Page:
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Overview of D. C.’s Dedicated Taxes, FY 2010 – FY 2019

Thursday, February 3, 2022 - 9:30am

Like many other states and municipalities, the District sometimes earmarks or dedicates tax revenue for specific purposes rather than general budget purposes. One of the most common examples of a dedicated tax is the motor fuel tax used to fund roads and highways and it has become more popular as a way to raise tax revenue. On one hand, dedicating taxes guarantees funds are available for a particular purpose, such as making bond payments or matching federal grants.  On the other hand, dedicating taxes to specific purposes reduces general funds available to support the full range of programs and services provided by government.

All or part of a tax may be dedicated to a specific purpose. For example, the Housing Production Trust Fund, which receives 15 percent of the revenue generated by the District’s deed recordation and deed transfer taxes while the sales tax on parking is fully dedicated to fund the District’s annual commitment to the Washington Metropolitan Area Transit Authority (WMATA).

Dedicated taxes in the District were first reported in 1999. In that year, $51 million was dedicated to the Convention Center Fund from sales tax revenue associated with restaurant and hotel activity.  The amount dedicated was 1.5 % of total gross revenue. Since FY 1999, the number of dedications from taxes has increased significantly. In FY 2019, there were 22 dedicated taxes (chart 1).

Chart 1: Change in number of dedications 1999-2019

In addition to the increase in number of dedications, there has been substantial growth in the amount of tax revenue earmarked for dedications. During the period between FY 2010 and FY 2019, total dedicated taxes increased from $334 million in FY 2010, to $805 million in FY 2019, a 141 percent increase in the proportion of tax revenue set aside for specified purposes (Chart 2).  The percentage of dedicated taxes to total taxes also increased from 7 percent of total taxes to 9.8 percent during the same period.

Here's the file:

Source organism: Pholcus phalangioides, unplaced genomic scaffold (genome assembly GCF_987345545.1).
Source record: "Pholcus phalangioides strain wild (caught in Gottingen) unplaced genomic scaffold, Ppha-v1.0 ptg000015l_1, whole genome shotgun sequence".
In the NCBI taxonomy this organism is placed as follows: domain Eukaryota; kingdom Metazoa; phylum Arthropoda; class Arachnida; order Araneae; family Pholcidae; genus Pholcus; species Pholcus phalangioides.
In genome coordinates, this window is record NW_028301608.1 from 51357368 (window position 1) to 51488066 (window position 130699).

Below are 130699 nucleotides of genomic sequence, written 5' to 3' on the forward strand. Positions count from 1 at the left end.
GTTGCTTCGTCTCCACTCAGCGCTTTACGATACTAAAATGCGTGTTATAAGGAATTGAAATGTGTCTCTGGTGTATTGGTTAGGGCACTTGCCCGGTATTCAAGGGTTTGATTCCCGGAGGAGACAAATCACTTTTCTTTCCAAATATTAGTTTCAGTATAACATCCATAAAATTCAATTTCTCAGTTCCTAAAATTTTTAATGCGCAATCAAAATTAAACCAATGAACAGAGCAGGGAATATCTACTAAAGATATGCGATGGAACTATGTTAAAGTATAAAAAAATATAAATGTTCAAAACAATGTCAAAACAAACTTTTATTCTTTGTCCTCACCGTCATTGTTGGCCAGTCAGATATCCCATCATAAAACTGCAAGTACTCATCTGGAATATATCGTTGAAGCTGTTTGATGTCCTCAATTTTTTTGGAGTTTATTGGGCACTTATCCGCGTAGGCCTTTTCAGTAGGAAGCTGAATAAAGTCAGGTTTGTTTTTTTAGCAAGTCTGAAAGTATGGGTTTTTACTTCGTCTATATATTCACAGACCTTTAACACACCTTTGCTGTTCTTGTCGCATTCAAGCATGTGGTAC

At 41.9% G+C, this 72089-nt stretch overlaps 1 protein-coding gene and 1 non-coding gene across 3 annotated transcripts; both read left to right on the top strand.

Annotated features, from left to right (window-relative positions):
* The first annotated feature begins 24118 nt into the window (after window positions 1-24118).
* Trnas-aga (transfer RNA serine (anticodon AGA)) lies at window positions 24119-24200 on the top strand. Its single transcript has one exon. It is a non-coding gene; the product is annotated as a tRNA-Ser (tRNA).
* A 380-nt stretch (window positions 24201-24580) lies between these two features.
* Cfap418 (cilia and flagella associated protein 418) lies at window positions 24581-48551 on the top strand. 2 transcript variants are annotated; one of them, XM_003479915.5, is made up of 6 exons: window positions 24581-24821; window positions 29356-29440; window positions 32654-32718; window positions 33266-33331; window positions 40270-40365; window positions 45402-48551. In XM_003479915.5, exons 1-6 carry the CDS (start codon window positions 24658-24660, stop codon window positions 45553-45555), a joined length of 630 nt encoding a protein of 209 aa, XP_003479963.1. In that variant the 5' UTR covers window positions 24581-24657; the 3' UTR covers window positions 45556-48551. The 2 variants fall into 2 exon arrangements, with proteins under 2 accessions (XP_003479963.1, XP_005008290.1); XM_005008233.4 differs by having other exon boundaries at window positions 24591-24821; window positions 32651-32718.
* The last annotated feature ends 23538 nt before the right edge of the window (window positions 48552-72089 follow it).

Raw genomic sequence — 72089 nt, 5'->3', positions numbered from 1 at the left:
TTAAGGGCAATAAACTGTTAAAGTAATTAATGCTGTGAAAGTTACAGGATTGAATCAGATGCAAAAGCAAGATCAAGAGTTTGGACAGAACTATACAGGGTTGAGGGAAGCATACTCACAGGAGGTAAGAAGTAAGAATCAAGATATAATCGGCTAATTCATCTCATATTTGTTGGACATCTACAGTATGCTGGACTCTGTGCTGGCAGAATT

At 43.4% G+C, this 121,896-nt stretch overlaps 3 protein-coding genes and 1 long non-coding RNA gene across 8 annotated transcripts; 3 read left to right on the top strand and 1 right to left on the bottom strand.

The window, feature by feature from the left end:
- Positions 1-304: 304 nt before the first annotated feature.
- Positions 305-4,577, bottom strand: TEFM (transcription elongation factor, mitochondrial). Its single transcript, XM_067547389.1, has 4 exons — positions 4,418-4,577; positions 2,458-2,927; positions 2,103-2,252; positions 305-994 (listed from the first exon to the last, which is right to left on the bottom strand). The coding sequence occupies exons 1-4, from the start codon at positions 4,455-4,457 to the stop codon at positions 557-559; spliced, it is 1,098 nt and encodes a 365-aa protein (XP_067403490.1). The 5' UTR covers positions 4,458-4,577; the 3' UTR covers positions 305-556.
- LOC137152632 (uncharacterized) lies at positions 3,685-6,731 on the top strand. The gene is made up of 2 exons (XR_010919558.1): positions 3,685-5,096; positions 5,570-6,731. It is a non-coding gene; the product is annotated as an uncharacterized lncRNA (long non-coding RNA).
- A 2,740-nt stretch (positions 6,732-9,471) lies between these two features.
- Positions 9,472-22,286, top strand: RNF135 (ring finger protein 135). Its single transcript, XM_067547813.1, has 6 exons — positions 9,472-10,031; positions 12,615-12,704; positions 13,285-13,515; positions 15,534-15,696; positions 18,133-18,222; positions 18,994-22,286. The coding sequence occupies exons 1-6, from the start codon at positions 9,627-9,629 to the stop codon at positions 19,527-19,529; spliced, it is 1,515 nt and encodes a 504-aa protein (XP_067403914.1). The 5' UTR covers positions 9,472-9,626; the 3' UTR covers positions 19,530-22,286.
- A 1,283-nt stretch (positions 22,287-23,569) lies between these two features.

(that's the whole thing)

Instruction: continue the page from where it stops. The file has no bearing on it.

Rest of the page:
Chart 2: Aggregated dedications FY 2000 – FY 2019

Sales and use tax provided much of the revenue earmarked for dedications in FY 2010 and FY 2019, whereas the percentage of motor fuel, gross receipts, and property tax revenue as a total of dedicated taxes was reduced in FY 2019, compared to FY 2010 (Chart 3). The percentage increase in the proportion of dedications from sales and use tax revenue is due to 1) the number of new dedications (for example, a new dedication of $178.5 million for WMATA capital improvement projects representing most of the increase in FY 2019), and 2) changes in rates for some taxable items listed in Tables 1 and 2.

Chart 3: Dedicated tax by tax type as a percentage of total dedicated taxes

Note: Other includes dedications from health-related taxes and the Baseball Project

Table 1: Changes in rates from sales and use tax, 2019 compared to 2010

Table 2: New tax dedications by tax type, 2019 compared to 2010

The District’s dedicated taxes are directed towards economic development, transportation, health, housing, and general services.  In FY 2019, economic development projects and transportation accounted for 75 percent of dedicated taxes, shown in Table 3.

Table 3: Dedicated tax use categories, FY 2019

A summary of dedicated taxes is reported in the Annual Comprehensive Financial Report (ACFR), as is information on the District’s debt.  In addition to the ACFR, the CFO’s Office of Revenue Analysis prepares a report on dedicated taxes every two years.  In addition, dedicated tax revenue is estimated as part of the official quarterly revenue estimate and details about fund balance, revenue, and use are included in the revenue chapter of the annual budget summary. However, these reports focus on reporting the data and do not evaluate the effectiveness or the continuing need for dedications.